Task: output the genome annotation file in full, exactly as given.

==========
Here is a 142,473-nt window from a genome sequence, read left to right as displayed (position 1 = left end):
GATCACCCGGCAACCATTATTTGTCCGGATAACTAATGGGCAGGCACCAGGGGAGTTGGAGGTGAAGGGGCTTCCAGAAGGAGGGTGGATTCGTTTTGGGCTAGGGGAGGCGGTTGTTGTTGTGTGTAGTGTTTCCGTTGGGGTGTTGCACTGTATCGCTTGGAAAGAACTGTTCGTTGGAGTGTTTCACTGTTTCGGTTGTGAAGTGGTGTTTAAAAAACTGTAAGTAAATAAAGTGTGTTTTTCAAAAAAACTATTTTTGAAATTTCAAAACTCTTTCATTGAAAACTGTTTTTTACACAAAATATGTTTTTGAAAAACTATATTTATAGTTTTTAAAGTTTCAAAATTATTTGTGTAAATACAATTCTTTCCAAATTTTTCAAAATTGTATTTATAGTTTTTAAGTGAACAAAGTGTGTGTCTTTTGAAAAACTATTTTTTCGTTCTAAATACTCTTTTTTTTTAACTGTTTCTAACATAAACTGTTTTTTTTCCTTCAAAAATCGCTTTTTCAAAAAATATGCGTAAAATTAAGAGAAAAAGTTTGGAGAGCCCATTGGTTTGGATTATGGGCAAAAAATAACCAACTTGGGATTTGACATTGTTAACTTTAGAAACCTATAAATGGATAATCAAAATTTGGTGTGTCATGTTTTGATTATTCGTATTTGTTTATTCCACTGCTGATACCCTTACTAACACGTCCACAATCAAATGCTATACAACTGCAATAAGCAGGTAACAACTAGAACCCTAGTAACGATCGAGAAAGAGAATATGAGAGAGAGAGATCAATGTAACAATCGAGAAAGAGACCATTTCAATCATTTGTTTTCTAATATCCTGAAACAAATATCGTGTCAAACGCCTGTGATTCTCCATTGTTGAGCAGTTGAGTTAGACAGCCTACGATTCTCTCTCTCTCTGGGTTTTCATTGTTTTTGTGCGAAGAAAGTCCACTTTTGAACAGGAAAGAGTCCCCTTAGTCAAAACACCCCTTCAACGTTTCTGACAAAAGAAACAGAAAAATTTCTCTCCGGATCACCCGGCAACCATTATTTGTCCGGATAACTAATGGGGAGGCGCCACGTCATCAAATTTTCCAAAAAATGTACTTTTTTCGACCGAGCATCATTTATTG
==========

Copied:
Here is a 142,473-nt window from a genome sequence, read left to right as displayed (position 1 = left end):
GATCACCCGGCAACCATTATTTGTCCGGATAACTAATGGGCAGGCACCAGGGGAGTTGGAGGTGAAGGGGCTTCCAGAAGGAGGGTGGATTCGTTTTGGGCTAGGGGAGGCGGTTGTTGTTGTGTGTAGTGTTTCCGTTGGGGTGTTGCACTGTATCGCTTGGAAAGAACTGTTCGTTGGAGTGTTTCACTGTTTCGGTTGTGAAGTGGTGTTTAAAAAACTGTAAGTAAATAAAGTGTGTTTTTCAAAAAAACTATTTTTGAAATTTCAAAACTCTTTCATTGAAAACTGTTTTTTACACAAAATATGTTTTTGAAAAACTATATTTATAGTTTTTAAAGTTTCAAAATTATTTGTGTAAATACAATTCTTTCCAAATTTTTCAAAATTGTATTTATAGTTTTTAAGTGAACAAAGTGTGTGTCTTTTGAAAAACTATTTTTTCGTTCTAAATACTCTTTTTTTTTAACTGTTTCTAACATAAACTGTTTTTTTTCCTTCAAAAATCGCTTTTTCAAAAAATATGCGTAAAATTAAGAGAAAAAGTTTGGAGAGCCCATTGGTTTGGATTATGGGCAAAAAATAACCAACTTGGGATTTGACATTGTTAACTTTAGAAACCTATAAATGGATAATCAAAATTTGGTGTGTCATGTTTTGATTATTCGTATTTGTTTATTCCACTGCTGATACCCTTACTAACACGTCCACAATCAAATGCTATACAACTGCAATAAGCAGGTAACAACTAGAACCCTAGTAACGATCGAGAAAGAGAATATGAGAGAGAGAGATCAATGTAACAATCGAGAAAGAGACCATTTCAATCATTTGTTTTCTAATATCCTGAAACAAATATCGTGTCAAACGCCTGTGATTCTCCATTGTTGAGCAGTTGAGTTAGACAGCCTACGATTCTCTCTCTCTCTGGGTTTTCATTGTTTTTGTGCGAAGAAAGTCCACTTTTGAACAGGAAAGAGTCCCCTTAGTCAAAACACCCCTTCAACGTTTCTGACAAAAGAAACAGAAAAATTTCTCTCCGGATCACCCGGCAACCATTATTTGTCCGGATAACTAATGGGGAGGCGCCACGTCATCAAATTTTCCAAAAAATGTACTTTTTTCGACCGAGCATCATTTATTG